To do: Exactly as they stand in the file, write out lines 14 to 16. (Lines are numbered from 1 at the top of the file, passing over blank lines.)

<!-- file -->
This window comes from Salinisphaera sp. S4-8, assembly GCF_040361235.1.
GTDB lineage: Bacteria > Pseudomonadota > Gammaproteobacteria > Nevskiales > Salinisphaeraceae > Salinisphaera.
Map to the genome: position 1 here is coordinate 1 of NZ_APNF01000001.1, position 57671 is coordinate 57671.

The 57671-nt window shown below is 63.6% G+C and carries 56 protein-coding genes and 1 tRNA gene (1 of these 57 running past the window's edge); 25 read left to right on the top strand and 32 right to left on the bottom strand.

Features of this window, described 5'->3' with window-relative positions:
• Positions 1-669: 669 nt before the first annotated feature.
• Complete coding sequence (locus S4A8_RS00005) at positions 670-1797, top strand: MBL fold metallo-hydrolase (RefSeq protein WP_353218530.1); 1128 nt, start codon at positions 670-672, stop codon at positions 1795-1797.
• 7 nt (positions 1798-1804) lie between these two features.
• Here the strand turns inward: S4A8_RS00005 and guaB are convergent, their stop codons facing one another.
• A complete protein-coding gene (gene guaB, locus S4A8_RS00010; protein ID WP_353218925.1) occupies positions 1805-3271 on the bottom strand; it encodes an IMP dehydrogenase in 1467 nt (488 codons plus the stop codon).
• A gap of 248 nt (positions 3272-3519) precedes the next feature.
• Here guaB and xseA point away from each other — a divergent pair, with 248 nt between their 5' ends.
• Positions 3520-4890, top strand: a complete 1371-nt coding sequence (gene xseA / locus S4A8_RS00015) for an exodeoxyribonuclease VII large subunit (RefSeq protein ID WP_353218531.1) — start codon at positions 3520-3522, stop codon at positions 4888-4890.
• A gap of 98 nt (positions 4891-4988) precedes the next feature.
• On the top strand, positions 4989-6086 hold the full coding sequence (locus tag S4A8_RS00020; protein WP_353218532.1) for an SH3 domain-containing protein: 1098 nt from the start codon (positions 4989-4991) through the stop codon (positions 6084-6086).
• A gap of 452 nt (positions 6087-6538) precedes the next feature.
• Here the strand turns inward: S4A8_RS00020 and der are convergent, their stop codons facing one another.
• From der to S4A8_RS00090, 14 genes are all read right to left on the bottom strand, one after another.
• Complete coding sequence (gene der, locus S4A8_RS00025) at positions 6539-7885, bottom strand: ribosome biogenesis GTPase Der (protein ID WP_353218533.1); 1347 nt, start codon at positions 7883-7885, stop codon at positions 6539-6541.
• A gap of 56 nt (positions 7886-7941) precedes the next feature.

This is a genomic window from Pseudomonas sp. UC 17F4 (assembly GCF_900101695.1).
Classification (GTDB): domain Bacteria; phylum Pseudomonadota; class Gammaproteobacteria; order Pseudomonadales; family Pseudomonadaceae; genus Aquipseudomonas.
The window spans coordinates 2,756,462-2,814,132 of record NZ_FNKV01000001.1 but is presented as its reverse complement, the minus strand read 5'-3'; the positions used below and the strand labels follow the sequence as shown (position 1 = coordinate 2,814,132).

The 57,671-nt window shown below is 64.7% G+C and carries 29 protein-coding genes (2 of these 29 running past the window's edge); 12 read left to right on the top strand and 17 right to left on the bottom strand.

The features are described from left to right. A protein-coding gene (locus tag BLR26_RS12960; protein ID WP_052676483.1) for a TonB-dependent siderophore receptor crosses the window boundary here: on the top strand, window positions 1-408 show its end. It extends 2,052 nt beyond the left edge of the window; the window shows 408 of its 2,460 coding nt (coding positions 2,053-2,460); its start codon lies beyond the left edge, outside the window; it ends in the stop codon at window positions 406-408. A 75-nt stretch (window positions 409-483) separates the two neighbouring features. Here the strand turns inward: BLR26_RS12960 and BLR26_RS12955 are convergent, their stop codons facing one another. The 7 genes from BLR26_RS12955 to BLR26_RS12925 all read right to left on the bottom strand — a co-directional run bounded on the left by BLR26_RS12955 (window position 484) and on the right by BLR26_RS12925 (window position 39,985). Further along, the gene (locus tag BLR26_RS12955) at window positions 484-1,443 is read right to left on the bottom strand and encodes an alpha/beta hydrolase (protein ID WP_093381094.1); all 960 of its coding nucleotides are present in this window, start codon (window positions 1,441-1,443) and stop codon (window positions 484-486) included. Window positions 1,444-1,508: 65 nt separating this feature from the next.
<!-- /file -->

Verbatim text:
• A gap of 98 nt (positions 4891-4988) precedes the next feature.
• On the top strand, positions 4989-6086 hold the full coding sequence (locus tag S4A8_RS00020; protein WP_353218532.1) for an SH3 domain-containing protein: 1098 nt from the start codon (positions 4989-4991) through the stop codon (positions 6084-6086).
• A gap of 452 nt (positions 6087-6538) precedes the next feature.